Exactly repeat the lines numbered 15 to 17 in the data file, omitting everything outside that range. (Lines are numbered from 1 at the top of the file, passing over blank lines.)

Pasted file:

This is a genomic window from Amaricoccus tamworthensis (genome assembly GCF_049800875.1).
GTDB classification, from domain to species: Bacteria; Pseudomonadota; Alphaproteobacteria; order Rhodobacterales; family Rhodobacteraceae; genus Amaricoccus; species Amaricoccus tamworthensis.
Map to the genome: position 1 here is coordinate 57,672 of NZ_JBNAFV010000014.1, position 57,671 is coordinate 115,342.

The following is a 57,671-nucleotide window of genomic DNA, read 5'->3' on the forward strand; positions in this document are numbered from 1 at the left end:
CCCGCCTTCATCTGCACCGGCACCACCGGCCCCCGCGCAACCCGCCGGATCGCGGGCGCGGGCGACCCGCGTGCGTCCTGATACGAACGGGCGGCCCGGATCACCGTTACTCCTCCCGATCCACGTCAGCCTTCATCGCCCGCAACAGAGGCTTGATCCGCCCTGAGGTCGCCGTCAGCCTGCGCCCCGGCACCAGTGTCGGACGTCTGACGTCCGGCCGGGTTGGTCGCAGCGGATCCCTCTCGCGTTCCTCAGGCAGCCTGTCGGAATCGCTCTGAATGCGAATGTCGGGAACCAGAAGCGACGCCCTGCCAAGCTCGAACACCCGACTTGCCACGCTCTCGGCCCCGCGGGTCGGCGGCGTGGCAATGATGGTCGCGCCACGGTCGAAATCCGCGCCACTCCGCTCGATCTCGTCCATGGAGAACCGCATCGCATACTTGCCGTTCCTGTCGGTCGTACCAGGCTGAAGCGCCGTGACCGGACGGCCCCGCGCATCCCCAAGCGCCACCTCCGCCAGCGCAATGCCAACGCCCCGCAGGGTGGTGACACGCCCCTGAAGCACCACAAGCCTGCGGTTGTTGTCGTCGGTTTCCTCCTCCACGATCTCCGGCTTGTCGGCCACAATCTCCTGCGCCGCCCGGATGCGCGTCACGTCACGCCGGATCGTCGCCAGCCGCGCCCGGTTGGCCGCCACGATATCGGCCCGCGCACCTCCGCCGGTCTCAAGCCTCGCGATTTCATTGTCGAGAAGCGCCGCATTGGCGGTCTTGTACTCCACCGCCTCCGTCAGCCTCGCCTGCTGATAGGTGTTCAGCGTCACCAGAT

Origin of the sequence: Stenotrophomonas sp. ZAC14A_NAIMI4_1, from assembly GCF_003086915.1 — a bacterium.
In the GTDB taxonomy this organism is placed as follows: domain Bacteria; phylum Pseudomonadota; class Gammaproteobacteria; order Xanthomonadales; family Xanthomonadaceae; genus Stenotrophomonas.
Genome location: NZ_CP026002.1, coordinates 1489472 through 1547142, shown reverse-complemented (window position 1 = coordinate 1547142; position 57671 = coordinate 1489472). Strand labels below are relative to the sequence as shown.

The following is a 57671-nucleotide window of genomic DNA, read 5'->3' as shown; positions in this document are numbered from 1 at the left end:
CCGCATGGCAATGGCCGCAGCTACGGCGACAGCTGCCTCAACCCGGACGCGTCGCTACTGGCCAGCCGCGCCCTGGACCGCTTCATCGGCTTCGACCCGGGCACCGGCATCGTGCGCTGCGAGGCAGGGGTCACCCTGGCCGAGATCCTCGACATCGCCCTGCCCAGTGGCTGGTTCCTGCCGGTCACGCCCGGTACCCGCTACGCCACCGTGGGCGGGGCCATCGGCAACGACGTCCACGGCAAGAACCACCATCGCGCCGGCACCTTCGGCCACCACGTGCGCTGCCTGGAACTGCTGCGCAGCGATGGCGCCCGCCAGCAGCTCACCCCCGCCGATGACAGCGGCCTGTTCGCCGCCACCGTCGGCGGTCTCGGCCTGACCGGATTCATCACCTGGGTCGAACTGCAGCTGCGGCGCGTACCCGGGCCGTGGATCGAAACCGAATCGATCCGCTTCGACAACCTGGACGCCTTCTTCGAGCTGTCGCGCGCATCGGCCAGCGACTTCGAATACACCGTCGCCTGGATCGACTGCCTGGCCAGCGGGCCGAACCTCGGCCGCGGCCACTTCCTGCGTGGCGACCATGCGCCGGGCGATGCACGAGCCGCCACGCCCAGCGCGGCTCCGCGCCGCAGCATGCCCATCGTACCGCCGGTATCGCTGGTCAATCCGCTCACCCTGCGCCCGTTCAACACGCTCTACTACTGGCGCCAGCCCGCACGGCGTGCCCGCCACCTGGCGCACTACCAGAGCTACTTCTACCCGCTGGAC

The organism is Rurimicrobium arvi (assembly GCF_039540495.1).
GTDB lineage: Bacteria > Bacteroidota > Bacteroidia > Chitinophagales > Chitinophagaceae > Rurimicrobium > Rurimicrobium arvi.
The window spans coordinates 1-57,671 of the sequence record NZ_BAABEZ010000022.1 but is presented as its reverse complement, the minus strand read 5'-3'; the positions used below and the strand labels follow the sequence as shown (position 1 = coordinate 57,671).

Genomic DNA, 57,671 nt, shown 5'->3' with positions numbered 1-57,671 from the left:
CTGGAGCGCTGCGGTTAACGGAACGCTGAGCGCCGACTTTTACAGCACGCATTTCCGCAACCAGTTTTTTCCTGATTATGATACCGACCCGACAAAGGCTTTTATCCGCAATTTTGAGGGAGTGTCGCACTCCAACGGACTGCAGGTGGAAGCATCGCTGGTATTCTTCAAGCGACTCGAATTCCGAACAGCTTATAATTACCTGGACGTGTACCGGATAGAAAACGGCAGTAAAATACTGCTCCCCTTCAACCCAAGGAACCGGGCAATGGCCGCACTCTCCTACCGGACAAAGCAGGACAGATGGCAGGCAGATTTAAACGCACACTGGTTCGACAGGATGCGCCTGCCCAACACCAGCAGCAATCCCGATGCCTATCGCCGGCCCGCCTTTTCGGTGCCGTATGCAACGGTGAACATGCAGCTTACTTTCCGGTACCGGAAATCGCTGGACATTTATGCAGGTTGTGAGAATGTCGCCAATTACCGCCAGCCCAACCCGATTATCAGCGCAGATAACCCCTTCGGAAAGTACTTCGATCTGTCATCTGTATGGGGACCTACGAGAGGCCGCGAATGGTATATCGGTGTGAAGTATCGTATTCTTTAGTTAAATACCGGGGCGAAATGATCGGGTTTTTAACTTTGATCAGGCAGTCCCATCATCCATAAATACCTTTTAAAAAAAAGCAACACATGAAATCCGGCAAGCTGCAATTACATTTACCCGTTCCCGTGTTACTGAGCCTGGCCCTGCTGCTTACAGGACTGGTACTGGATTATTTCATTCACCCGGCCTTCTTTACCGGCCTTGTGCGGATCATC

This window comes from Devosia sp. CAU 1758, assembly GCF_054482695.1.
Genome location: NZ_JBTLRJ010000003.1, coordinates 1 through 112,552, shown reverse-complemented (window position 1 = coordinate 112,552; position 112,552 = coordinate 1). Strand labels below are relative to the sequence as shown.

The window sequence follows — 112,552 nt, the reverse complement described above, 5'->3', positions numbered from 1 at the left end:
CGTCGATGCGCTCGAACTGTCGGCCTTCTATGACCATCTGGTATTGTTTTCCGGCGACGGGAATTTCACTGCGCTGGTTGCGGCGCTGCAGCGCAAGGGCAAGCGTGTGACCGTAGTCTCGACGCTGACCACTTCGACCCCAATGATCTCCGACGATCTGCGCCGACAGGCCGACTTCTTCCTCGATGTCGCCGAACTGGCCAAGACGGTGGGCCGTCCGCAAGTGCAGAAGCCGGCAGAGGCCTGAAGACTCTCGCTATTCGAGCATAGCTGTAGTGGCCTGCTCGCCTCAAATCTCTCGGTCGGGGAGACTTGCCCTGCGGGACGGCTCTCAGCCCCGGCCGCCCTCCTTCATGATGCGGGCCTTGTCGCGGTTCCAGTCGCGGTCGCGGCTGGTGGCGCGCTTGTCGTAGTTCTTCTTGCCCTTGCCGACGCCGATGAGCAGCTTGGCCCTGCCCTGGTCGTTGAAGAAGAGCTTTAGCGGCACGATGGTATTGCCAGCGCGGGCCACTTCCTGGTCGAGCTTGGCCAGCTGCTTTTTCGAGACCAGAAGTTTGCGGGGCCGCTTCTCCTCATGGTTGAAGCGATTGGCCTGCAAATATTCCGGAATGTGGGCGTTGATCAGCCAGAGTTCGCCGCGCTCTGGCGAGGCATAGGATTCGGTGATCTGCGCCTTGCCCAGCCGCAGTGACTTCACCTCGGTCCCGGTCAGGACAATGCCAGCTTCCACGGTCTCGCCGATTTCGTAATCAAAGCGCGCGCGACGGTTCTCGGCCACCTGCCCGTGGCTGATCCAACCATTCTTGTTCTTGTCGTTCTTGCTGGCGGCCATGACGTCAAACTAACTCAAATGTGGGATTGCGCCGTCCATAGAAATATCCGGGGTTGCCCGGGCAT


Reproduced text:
CTGGAGCGCTGCGGTTAACGGAACGCTGAGCGCCGACTTTTACAGCACGCATTTCCGCAACCAGTTTTTTCCTGATTATGATACCGACCCGACAAAGGCTTTTATCCGCAATTTTGAGGGAGTGTCGCACTCCAACGGACTGCAGGTGGAAGCATCGCTGGTATTCTTCAAGCGACTCGAATTCCGAACAGCTTATAATTACCTGGACGTGTACCGGATAGAAAACGGCAGTAAAATACTGCTCCCCTTCAACCCAAGGAACCGGGCAATGGCCGCACTCTCCTACCGGACAAAGCAGGACAGATGGCAGGCAGATTTAAACGCACACTGGTTCGACAGGATGCGCCTGCCCAACACCAGCAGCAATCCCGATGCCTATCGCCGGCCCGCCTTTTCGGTGCCGTATGCAACGGTGAACATGCAGCTTACTTTCCGGTACCGGAAATCGCTGGACATTTATGCAGGTTGTGAGAATGTCGCCAATTACCGCCAGCCCAACCCGATTATCAGCGCAGATAACCCCTTCGGAAAGTACTTCGATCTGTCATCTGTATGGGGACCTACGAGAGGCCGCGAATGGTATATCGGTGTGAAGTATCGTATTCTTTAGTTAAATACCGGGGCGAAATGATCGGGTTTTTAACTTTGATCAGGCAGTCCCATCATCCATAAATACCTTTTAAAAAAAAGCAACACATGAAATCCGGCAAGCTGCAATTACATTTACCCGTTCCCGTGTTACTGAGCCTGGCCCTGCTGCTTACAGGACTGGTACTGGATTATTTCATTCACCCGGCCTTCTTTACCGGCCTTGTGCGGATCATC

This window comes from Devosia sp. CAU 1758, assembly GCF_054482695.1.
Genome location: NZ_JBTLRJ010000003.1, coordinates 1 through 112,552, shown reverse-complemented (window position 1 = coordinate 112,552; position 112,552 = coordinate 1). Strand labels below are relative to the sequence as shown.